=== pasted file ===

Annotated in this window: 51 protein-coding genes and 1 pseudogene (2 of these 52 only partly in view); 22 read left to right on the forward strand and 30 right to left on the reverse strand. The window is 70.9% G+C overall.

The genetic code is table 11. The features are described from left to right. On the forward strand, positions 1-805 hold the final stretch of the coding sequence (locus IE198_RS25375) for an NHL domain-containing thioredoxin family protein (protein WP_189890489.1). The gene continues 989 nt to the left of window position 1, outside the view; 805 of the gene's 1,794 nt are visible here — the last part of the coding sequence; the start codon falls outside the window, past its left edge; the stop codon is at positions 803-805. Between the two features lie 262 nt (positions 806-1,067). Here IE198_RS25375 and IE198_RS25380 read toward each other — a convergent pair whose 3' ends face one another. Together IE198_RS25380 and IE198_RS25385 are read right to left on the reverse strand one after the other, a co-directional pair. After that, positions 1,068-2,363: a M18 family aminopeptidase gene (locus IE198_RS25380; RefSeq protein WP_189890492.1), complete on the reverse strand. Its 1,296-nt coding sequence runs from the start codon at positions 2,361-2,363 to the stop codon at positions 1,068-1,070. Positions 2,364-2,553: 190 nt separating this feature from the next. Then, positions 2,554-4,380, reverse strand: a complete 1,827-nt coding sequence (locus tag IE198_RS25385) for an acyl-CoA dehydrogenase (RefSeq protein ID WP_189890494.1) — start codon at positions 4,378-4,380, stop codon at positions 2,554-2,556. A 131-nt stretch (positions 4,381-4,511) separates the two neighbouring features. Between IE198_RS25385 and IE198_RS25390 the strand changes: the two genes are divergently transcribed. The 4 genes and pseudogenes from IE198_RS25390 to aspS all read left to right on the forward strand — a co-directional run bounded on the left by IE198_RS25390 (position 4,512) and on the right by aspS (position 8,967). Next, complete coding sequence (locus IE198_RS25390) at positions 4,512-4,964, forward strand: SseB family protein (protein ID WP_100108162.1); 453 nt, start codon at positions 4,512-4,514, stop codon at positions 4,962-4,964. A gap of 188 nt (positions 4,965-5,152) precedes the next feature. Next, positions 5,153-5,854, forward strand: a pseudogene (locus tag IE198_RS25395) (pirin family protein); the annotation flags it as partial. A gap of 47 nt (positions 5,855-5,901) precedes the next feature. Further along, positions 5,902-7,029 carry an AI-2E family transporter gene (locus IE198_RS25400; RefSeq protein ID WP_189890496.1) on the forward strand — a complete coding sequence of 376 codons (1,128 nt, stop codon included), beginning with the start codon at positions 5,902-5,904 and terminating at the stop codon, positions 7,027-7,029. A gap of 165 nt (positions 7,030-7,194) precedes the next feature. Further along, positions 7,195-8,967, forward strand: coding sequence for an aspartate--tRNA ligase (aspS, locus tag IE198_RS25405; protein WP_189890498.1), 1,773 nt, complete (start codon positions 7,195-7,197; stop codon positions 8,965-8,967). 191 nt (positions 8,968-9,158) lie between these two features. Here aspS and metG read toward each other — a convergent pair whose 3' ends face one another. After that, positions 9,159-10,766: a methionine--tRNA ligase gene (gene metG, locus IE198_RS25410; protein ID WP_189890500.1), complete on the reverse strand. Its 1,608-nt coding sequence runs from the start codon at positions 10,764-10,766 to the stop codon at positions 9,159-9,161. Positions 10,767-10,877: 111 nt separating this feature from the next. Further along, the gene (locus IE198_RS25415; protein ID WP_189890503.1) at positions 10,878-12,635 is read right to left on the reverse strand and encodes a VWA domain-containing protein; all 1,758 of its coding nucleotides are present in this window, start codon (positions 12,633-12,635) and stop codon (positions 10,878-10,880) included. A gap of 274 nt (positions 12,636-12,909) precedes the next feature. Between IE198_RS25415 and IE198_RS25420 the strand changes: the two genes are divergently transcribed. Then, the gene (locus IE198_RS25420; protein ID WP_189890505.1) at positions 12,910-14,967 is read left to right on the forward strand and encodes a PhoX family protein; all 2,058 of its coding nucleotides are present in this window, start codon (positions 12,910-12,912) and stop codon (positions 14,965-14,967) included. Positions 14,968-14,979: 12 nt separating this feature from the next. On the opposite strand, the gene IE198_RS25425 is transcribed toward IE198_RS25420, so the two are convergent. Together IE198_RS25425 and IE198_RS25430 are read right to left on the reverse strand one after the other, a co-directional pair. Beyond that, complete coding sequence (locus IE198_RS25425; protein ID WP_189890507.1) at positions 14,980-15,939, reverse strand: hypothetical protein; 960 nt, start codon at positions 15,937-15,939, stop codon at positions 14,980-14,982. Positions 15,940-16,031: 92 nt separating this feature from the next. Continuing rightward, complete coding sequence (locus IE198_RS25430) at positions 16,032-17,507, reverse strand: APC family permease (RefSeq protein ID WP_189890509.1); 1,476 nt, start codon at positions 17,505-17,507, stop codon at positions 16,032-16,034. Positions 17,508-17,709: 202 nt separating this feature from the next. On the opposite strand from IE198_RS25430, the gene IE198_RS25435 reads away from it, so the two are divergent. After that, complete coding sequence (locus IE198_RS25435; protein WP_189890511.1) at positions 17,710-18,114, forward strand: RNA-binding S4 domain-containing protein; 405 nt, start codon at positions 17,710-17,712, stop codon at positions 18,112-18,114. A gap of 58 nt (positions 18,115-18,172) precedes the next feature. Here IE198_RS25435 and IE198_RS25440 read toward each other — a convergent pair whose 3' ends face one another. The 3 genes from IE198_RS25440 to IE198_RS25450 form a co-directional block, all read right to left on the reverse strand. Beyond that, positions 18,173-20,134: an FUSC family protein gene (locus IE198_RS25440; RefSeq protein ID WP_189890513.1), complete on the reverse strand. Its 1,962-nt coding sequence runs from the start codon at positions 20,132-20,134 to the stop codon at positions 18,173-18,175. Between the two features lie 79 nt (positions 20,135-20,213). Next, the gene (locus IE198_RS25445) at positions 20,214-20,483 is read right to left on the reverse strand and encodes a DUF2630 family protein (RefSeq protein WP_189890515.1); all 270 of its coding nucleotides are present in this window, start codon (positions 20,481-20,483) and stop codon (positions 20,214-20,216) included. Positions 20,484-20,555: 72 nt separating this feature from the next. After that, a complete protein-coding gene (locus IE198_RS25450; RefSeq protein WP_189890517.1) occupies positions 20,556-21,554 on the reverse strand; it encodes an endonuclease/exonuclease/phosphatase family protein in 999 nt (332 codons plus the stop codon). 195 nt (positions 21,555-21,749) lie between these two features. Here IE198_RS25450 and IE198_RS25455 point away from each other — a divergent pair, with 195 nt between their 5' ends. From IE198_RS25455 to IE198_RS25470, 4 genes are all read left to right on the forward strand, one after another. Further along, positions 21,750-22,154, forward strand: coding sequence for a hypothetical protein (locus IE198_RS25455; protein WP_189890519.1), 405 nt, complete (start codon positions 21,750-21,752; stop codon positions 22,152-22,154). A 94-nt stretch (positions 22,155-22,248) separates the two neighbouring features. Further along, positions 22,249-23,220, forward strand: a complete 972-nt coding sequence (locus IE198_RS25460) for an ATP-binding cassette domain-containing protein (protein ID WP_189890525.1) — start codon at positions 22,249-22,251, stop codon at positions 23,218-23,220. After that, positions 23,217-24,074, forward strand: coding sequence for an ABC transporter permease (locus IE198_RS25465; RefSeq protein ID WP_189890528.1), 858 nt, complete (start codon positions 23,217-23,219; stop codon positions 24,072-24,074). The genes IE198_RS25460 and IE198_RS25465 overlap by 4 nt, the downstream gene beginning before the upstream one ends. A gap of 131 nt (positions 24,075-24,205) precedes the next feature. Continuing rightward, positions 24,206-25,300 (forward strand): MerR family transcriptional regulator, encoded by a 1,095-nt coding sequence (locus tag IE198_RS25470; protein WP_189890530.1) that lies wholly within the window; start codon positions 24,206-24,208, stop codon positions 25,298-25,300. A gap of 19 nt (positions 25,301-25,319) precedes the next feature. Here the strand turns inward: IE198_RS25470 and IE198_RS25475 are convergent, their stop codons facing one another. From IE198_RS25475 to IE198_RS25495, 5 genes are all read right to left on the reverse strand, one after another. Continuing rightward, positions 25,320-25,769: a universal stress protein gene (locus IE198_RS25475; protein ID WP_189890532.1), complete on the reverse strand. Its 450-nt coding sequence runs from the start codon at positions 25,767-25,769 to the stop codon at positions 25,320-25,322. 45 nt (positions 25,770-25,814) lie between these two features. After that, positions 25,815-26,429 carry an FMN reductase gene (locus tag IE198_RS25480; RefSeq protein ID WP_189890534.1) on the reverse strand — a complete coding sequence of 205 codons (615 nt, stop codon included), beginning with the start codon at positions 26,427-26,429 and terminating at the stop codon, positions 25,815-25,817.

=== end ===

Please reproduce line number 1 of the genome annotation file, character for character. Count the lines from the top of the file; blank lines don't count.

Annotated in this window: 51 protein-coding genes and 1 pseudogene (2 of these 52 only partly in view); 22 read left to right on the forward strand and 30 right to left on the reverse strand. The window is 70.9% G+C overall.